Over the past few months, Tate Britain has been undergoing slow but highly significant changes. Two long corridors of rooms – to the left and right of the Duveen Galleries – have been entirely refurbished and re-hung. And this week, with the opening of the south-east quadrant – the galleries that house works from 1930 to the present day (the date of each room is written in gold, on the floor) – the job will be complete.
The story of the development of British art from 1540 onwards will be told in its entirety, chronologically hung, and with more female painters on show than ever before. And there is one more bonus too. In the adjacent Clore Gallery, which principally houses the Turner collection, an upstairs room is now devoted to a permanent display of some of the greatest of the Tate's holdings of works by William Blake, Britain's greatest painter. Look out for the shrieking blue carpet.
Why hang works chronologically though? Isn't that what used to happen in former days at this institution? In recent years, the chronological hang has often been superseded by the themed gallery approach – Tate Modern went down this road. Theming can be a cunning trick, very useful for disguising the fact that there are huge gaps in the collection – as there were at Tate Modern when it first opened. Over at Tate Britain, chronology makes a good deal of sense. In a gallery devoted to the art of these islands, we have a yearning to see the whole story unfold, to make sense of its development.
Yet the chronological hang has its pitfalls too. There is what we can choose to call loose chronology and tight chronology. Loose chronology might bunch artists together by category – Elizabethans, Victorians, Edwardians, for example, or by some of the various "isms" created by professional art historians: Vorticism, Surrealism, Minimalism. Art professionals create structures. They teach us how to read the story of art. Regrettably, they also seem to suggest that there is a single story, their own, and that it is the correct one.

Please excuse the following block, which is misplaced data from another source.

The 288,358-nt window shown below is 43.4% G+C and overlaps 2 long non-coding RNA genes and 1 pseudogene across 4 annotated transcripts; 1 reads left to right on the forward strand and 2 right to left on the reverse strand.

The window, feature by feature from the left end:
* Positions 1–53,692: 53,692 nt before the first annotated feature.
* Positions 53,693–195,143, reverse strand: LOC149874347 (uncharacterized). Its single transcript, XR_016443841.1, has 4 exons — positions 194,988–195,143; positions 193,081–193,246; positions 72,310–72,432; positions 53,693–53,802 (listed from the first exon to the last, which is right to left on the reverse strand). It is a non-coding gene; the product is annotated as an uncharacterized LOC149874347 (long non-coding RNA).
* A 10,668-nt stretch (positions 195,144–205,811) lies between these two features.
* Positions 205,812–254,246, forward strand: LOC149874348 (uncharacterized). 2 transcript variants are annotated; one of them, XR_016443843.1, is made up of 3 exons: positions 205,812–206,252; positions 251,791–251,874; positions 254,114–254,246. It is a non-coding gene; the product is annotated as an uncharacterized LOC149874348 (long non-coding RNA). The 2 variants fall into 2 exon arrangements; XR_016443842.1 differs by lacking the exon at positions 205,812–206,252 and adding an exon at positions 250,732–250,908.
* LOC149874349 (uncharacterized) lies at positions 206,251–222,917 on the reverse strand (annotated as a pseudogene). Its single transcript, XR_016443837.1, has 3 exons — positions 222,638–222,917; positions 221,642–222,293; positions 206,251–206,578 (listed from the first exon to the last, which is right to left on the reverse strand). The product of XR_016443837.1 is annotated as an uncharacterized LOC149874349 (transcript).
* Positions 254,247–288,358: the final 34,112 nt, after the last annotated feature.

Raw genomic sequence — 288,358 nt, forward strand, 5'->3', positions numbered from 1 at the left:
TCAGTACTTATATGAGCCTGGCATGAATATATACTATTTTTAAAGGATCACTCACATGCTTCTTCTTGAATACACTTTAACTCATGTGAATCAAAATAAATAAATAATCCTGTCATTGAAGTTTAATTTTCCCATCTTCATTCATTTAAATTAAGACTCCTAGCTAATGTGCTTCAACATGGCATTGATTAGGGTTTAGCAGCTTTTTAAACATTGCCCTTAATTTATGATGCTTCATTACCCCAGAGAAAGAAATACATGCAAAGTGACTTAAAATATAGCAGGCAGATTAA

There are other problems too. When a gallery has been open for many years, favourites emerge, canonical works that must remain on display because the general public identifies the gallery with those works, and would be mightily disappointed not to see them there. Millais' Ophelia, for example. Loose chronologically, in short, can lead to dullness and predictability. We go to a museum because we know what we are going to find there. It is a form of cultural reassurance, akin to a well- padded leather armchair.
But a great museum should be more than that – and this is the problem that Tate Britain has chosen to tackle head-on. And it has done so by defining chronology in a slightly different way. Let us call this new approach tight chronology. How does it work?
The curators have been encouraged to look at the Tate's vast holdings year by year, with a plodding degree of thoroughness, in order to spot the unusual. Those many unusuals have now been deftly inserted into the story of British art. New names interrupt the flow. What is more, paintings made at about the same time – they might be separated by just a year or two – have, generally speaking, been hung close to each other so that we can see for ourselves quite how much obfuscation has gone on in the past, how many lies or half-truths the tellers of art's tale have been peddling.